"Later, I learned that Rewi Alley invited President Xi's father to serve as an honorary principal of the Bailey School," he said.
"So the spirit of international friendship, which Helen began so long ago, continues today. And I think this spirit was really echoed by President Xi's letter."
With his great-aunt's charitable work in mind, Foster said that China's feat of raising millions of people out of poverty counts as the most remarkable change he has witnessed over the years.
Foster said the foundation is committed to creating a platform for dialogue, engagement and practical cooperation focusing on exchanges in education, culture and business, as well as in the subnational sphere.
To achieve that goal, the foundation is working with universities, museums and other institutions to promote language learning, education and cultural exchanges.
"For example, we are working with partners in Jiangxi province to create a ceramic cultural center based in Utah, to share this amazing cultural tradition of ceramic artistry with Americans; with Northwest University in Xi'an, we are working to promote the Helen Foster Snow Translation Award to be a world-class translation competition," he said.
The foundation is also planning to create a high-level award in Helen Foster Snow's name to recognize those who have helped to build bridges between the peoples of China and other nations.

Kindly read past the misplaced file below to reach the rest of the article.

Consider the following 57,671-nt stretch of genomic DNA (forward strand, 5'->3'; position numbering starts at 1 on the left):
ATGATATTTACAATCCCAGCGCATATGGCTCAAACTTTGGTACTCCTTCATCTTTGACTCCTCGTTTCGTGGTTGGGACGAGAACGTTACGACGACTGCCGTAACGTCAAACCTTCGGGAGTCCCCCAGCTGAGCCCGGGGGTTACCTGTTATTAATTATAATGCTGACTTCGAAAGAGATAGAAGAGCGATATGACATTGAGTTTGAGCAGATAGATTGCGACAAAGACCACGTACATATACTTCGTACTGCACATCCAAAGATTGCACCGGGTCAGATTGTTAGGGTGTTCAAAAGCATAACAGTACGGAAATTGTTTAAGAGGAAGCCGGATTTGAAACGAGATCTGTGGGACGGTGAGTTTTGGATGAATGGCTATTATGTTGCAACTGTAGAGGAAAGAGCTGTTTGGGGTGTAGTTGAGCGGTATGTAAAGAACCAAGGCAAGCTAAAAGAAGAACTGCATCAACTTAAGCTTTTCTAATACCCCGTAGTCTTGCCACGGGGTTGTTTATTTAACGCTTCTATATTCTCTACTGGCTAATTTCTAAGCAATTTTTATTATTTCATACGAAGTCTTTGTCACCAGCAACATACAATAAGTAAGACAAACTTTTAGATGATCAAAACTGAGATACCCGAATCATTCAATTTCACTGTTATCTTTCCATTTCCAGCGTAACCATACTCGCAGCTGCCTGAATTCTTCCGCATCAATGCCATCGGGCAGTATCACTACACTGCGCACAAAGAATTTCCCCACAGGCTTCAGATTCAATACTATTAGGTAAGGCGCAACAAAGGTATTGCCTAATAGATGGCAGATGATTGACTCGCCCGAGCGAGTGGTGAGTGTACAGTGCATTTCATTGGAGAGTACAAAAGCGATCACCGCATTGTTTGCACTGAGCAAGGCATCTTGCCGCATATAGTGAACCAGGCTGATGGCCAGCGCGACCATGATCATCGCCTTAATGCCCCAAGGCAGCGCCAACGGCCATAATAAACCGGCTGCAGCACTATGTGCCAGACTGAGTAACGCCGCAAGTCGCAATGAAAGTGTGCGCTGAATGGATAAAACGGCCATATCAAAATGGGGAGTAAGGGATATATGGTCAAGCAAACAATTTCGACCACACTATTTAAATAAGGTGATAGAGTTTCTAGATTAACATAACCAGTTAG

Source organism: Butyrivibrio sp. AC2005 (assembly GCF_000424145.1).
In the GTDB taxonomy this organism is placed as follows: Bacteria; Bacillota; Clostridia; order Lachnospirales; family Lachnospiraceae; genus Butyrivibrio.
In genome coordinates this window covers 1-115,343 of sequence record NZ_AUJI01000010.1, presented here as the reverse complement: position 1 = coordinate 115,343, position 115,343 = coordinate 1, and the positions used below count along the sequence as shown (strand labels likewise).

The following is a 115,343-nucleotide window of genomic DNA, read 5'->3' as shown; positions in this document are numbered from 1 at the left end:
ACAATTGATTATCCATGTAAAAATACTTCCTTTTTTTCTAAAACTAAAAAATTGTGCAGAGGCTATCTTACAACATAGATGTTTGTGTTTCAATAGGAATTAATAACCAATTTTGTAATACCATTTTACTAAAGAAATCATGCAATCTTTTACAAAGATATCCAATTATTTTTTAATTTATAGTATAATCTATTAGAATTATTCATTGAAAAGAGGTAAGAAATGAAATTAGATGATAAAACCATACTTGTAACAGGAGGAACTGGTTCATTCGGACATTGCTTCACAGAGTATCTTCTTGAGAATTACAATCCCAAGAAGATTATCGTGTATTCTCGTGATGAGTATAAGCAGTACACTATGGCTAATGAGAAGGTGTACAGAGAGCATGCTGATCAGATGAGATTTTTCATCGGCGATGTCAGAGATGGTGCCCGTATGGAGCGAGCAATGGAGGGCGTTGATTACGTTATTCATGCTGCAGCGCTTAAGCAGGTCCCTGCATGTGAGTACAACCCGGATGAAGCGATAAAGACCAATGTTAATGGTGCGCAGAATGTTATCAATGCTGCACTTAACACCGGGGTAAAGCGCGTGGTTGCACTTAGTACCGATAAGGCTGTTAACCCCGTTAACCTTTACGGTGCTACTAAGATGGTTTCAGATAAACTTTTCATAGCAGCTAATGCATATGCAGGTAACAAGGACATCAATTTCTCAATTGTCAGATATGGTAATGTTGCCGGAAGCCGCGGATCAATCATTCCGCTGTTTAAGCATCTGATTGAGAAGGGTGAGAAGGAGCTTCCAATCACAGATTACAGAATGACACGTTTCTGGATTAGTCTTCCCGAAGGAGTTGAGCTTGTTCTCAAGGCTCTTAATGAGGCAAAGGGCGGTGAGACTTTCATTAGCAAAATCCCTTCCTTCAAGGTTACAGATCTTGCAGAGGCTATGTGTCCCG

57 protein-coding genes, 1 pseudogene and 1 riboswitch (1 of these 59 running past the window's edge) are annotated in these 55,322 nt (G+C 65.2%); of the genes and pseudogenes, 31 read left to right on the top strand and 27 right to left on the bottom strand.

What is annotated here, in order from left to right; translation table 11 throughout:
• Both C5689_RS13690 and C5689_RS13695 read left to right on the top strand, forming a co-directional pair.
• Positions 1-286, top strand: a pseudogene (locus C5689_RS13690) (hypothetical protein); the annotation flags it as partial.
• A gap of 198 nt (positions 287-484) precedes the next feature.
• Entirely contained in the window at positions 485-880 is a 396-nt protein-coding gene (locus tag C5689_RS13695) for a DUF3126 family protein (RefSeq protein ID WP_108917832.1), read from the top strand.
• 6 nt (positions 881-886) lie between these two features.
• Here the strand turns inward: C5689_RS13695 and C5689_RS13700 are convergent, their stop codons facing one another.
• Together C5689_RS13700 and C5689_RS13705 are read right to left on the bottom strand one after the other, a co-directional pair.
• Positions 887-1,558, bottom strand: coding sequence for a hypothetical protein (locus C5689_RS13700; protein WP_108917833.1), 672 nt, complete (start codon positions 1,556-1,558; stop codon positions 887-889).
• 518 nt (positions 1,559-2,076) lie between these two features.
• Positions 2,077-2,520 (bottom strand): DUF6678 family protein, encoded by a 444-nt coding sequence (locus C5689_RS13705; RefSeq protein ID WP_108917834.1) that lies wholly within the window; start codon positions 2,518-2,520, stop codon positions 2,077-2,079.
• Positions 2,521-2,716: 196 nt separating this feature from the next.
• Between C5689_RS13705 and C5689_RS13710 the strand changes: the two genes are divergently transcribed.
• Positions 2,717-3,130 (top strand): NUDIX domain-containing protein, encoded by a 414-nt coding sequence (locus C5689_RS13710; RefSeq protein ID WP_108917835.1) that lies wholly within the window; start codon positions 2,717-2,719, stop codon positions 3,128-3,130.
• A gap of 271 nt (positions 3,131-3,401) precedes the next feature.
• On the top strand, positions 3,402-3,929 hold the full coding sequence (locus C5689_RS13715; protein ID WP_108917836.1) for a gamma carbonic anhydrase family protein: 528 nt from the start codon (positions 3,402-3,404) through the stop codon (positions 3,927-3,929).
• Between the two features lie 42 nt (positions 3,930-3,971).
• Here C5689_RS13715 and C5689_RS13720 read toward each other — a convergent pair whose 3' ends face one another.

Foster said that, despite the COVID-19 pandemic, the foundation has held several events in Chinese provinces to share his great-aunt's work as a photojournalist in 1930s China. "Events like these create a chance for subnational governments to engage and dialogue with each other on nonsensitive topics," he said.
Last year, his daughter MakennaFoster was chosen as a young ambassador to represent the US at the Silk Road Children's Emissary for Chinese New Year.
"We feel the best way to honor Helen is to continue the work she was engaged in, adapted to current conditions," Foster said.
Adam Foster's first connection with China came when he met a Chinese student in southern France when he was 19. He was serving as a volunteer for the Church of Jesus Christ of Latter-Day Saints, a faith whose adherents are known as Mormons.
"While there, I met a young college student named Ge Yi from Beijing who was studying art at the university in Marseille," Foster said. "He was the first person from China I had ever met. I told him I was related to Helen Foster Snow and he said, 'Wow, your family is very famous!' I didn't really know what that meant at the time since I had never been to China."